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Sen. Bernie Sanders (I-Vt.)

Last year, Sen. Bernie Sanders (I-Vt.) introduced a bill to strengthen the nation's labor unions that serves as the basis of his presidential campaign's new plan for workers. (Photo: @Teamsters/Twitter)

Sanders Unveils Workplace Democracy Plan to Expand Labor Rights and Double Union Membership

The presidential hopeful aims to end "right to work for less" and union-busting, and bar federal contracts for companies that exploit workers

Jessica Corbett

Ahead of an AFL-CIO event in Iowa Wednesday, Democratic presidential primary candidate Sen. Bernie Sanders announced that, if elected, he would "make it easier, not harder, for workers to join unions by implementing the Workplace Democracy Plan and establishing a national goal to double union membership during his first term."

Pointing to research from the think tank Economic Policy Institute which shows that "since the 1970s, declining unionization has fueled rising inequality and stalled economic progress for the broad American middle class," Sanders aims to reverse that national trend with a new plan that builds on legislation the Independent senator from Vermont initially introduced in 1992.

"Corporate America and the billionaire class have been waging a 40-year war against the trade union movement in America that has caused devastating harm to the middle class in terms of lower wages, fewer benefits, and frozen pensions," Sanders said in a statement. "That war will come to an end when I am president. If we are serious about rebuilding the middle class in America, we have got to rebuild, strengthen, and expand the trade union movement in America."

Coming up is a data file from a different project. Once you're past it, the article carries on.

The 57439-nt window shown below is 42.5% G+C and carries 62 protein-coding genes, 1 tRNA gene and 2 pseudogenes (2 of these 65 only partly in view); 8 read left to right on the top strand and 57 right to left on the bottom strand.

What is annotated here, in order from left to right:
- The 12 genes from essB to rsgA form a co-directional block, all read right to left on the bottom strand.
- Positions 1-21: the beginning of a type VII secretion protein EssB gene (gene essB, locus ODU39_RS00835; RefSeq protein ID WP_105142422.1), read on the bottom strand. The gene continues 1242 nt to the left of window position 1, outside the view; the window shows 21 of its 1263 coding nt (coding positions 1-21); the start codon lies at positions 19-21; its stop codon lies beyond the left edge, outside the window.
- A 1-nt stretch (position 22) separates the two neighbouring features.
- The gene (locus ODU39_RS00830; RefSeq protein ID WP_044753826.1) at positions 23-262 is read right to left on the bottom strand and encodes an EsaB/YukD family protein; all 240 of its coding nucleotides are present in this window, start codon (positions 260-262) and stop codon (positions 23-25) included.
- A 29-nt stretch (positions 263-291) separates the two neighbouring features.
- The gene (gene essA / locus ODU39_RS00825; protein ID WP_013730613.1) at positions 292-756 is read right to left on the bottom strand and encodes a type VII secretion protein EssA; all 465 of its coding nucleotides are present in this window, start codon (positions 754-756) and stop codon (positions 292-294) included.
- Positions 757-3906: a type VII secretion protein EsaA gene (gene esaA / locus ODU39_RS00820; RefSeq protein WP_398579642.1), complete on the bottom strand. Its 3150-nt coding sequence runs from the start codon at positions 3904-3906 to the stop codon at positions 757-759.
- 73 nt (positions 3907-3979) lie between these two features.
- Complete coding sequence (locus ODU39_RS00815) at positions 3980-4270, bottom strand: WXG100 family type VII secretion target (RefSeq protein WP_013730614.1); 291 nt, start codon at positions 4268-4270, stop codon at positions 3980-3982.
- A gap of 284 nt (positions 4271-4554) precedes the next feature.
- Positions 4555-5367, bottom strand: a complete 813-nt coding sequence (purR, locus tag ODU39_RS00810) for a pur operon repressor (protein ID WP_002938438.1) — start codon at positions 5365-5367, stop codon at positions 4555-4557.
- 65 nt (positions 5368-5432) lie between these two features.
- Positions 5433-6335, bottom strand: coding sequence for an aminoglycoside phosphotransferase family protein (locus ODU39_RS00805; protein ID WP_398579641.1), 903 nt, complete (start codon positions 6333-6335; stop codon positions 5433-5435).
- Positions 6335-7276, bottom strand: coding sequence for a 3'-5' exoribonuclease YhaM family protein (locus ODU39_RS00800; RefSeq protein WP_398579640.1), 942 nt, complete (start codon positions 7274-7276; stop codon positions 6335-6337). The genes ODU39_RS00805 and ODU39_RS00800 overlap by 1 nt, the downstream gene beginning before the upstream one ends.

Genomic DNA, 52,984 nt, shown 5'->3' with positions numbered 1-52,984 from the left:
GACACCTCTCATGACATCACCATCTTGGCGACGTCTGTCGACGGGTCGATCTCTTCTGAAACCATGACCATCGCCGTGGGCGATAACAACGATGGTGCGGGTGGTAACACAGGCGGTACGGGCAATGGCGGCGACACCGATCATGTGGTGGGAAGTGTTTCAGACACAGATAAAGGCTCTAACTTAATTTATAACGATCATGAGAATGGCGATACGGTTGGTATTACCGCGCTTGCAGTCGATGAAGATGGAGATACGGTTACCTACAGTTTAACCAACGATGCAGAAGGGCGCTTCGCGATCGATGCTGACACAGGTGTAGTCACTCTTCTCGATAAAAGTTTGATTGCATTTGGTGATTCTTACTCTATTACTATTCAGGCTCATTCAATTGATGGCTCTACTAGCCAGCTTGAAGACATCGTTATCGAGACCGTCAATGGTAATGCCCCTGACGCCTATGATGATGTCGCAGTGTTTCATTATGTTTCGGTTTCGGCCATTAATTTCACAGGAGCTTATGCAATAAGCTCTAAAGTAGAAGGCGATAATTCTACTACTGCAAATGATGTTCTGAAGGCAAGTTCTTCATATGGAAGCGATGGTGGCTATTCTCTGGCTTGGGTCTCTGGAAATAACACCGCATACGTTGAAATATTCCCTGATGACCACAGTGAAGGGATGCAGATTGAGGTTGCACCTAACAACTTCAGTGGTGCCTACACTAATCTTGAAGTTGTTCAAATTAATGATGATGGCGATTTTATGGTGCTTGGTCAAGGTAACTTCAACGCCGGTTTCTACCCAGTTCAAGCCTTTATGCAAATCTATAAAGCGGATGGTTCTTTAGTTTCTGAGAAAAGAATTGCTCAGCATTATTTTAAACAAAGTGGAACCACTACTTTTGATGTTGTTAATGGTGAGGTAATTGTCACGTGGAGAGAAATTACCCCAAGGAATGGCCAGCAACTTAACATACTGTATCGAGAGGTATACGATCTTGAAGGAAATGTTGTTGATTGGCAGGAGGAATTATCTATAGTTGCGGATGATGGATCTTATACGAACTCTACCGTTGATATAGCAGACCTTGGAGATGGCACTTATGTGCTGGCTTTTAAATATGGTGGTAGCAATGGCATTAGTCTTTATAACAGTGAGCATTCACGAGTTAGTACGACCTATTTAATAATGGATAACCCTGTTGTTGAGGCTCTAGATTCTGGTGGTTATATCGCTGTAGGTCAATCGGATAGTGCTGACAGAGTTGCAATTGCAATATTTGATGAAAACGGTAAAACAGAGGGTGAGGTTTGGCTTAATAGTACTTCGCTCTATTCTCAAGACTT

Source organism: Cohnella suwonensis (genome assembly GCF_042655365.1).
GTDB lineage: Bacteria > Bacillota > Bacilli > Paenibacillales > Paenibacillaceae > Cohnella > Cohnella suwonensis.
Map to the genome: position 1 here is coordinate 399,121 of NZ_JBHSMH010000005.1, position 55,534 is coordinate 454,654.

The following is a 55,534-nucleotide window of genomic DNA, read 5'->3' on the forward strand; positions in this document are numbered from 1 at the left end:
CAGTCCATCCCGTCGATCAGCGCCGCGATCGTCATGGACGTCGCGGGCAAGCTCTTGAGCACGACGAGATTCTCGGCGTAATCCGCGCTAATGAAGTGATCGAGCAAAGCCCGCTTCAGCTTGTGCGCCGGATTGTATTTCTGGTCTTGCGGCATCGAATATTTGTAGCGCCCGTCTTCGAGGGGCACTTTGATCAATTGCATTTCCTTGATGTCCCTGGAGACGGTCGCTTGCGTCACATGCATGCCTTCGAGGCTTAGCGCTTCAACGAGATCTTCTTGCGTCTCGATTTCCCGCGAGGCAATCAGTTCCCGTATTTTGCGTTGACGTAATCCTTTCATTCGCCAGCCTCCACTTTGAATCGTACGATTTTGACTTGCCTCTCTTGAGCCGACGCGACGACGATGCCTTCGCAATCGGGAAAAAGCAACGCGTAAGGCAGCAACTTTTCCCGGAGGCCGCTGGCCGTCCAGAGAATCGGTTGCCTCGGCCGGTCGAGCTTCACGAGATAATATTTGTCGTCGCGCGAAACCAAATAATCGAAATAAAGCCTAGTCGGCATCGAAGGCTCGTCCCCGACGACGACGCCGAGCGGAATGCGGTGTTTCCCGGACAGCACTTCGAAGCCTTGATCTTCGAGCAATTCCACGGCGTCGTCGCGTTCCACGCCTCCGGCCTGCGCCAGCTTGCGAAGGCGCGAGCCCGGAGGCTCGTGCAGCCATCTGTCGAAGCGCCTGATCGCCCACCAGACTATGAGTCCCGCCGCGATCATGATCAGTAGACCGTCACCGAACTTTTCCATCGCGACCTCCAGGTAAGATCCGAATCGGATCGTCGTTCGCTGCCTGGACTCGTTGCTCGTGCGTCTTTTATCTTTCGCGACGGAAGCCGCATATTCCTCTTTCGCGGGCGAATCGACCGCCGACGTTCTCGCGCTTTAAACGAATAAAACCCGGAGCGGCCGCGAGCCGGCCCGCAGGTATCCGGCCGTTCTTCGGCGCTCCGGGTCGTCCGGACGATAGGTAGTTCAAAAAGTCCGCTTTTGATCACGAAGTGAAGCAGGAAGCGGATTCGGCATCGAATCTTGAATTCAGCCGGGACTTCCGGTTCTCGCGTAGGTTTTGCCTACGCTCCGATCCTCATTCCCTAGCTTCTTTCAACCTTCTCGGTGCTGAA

Described by the Sanders campaign as a "pro-union" plan, the comprehensive proposal from the longtime labor rights advocate calls for enabling the National Labor Relations Board (NLRB) to certify a union if the majority of eligible employees have signed valid authorization cards.

The plan incorporates various policies Sanders has championed for years as a member of Congress. The campaign says he would sign the Public Service Freedom to Negotiate Act and Keep Our Pension Promises Act, codify the Brown-Ferris joint-employer standard into law, and repeal Section 14(b) of the Taft-Hartley Act, which would end the power of states to enact so-called "right to work for less" laws that eliminate the ability of unions to collect dues from those who benefit from contracts.

"When Bernie is president he will work with the trade union movement to establish a sectoral collective bargaining system that will work to set wages, benefits, and hours across entire industries, not just employer-by-employer," the campaign explains. "In addition, under this plan all cities, counties, and other local jurisdictions would have the freedom to establish their own minimum wage laws and guarantee other minimum standards for workers."